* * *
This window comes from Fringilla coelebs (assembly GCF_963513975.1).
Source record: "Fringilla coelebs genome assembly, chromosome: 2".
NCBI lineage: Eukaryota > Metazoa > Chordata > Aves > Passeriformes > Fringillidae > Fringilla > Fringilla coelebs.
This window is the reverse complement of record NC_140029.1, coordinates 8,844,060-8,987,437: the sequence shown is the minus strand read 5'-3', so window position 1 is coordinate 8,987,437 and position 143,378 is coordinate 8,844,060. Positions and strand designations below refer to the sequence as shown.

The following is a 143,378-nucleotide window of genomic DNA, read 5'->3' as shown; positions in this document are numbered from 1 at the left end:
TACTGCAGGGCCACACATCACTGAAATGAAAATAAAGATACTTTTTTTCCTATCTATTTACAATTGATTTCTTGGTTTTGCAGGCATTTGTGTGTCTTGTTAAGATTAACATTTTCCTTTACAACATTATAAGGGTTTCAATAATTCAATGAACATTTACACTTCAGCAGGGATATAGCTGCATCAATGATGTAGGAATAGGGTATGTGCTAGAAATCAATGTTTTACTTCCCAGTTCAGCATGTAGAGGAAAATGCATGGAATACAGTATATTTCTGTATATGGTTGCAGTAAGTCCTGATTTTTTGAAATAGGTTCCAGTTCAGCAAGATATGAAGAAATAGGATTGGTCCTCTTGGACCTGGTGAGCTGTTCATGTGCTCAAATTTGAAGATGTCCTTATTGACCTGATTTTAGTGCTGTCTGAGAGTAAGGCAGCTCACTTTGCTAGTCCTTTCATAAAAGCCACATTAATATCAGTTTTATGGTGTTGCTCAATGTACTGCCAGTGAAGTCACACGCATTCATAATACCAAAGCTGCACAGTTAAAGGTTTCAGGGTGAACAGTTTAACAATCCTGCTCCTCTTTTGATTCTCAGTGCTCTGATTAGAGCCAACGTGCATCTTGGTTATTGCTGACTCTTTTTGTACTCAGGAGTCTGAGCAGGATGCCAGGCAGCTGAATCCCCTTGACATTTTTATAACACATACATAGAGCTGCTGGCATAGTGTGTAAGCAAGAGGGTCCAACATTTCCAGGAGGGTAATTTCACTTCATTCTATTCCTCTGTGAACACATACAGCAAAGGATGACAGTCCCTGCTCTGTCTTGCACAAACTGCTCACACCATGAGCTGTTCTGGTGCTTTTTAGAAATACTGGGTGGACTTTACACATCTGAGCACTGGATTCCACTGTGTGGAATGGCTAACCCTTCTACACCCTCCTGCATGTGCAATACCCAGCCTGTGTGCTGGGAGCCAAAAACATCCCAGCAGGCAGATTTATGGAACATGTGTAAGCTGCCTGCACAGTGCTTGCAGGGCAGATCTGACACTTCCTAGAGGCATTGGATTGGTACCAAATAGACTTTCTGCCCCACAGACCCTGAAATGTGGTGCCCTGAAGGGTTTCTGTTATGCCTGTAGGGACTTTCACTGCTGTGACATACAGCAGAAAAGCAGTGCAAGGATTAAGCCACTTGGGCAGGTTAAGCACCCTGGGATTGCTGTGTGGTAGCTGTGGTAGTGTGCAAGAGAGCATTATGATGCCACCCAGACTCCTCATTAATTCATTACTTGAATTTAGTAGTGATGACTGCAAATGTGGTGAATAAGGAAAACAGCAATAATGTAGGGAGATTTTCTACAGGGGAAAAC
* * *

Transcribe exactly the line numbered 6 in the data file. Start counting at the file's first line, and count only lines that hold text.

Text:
TACTGCAGGGCCACACATCACTGAAATGAAAATAAAGATACTTTTTTTCCTATCTATTTACAATTGATTTCTTGGTTTTGCAGGCATTTGTGTGTCTTGTTAAGATTAACATTTTCCTTTACAACATTATAAGGGTTTCAATAATTCAATGAACATTTACACTTCAGCAGGGATATAGCTGCATCAATGATGTAGGAATAGGGTATGTGCTAGAAATCAATGTTTTACTTCCCAGTTCAGCATGTAGAGGAAAATGCATGGAATACAGTATATTTCTGTATATGGTTGCAGTAAGTCCTGATTTTTTGAAATAGGTTCCAGTTCAGCAAGATATGAAGAAATAGGATTGGTCCTCTTGGACCTGGTGAGCTGTTCATGTGCTCAAATTTGAAGATGTCCTTATTGACCTGATTTTAGTGCTGTCTGAGAGTAAGGCAGCTCACTTTGCTAGTCCTTTCATAAAAGCCACATTAATATCAGTTTTATGGTGTTGCTCAATGTACTGCCAGTGAAGTCACACGCATTCATAATACCAAAGCTGCACAGTTAAAGGTTTCAGGGTGAACAGTTTAACAATCCTGCTCCTCTTTTGATTCTCAGTGCTCTGATTAGAGCCAACGTGCATCTTGGTTATTGCTGACTCTTTTTGTACTCAGGAGTCTGAGCAGGATGCCAGGCAGCTGAATCCCCTTGACATTTTTATAACACATACATAGAGCTGCTGGCATAGTGTGTAAGCAAGAGGGTCCAACATTTCCAGGAGGGTAATTTCACTTCATTCTATTCCTCTGTGAACACATACAGCAAAGGATGACAGTCCCTGCTCTGTCTTGCACAAACTGCTCACACCATGAGCTGTTCTGGTGCTTTTTAGAAATACTGGGTGGACTTTACACATCTGAGCACTGGATTCCACTGTGTGGAATGGCTAACCCTTCTACACCCTCCTGCATGTGCAATACCCAGCCTGTGTGCTGGGAGCCAAAAACATCCCAGCAGGCAGATTTATGGAACATGTGTAAGCTGCCTGCACAGTGCTTGCAGGGCAGATCTGACACTTCCTAGAGGCATTGGATTGGTACCAAATAGACTTTCTGCCCCACAGACCCTGAAATGTGGTGCCCTGAAGGGTTTCTGTTATGCCTGTAGGGACTTTCACTGCTGTGACATACAGCAGAAAAGCAGTGCAAGGATTAAGCCACTTGGGCAGGTTAAGCACCCTGGGATTGCTGTGTGGTAGCTGTGGTAGTGTGCAAGAGAGCATTATGATGCCACCCAGACTCCTCATTAATTCATTACTTGAATTTAGTAGTGATGACTGCAAATGTGGTGAATAAGGAAAACAGCAATAATGTAGGGAGATTTTCTACAGGGGAAAAC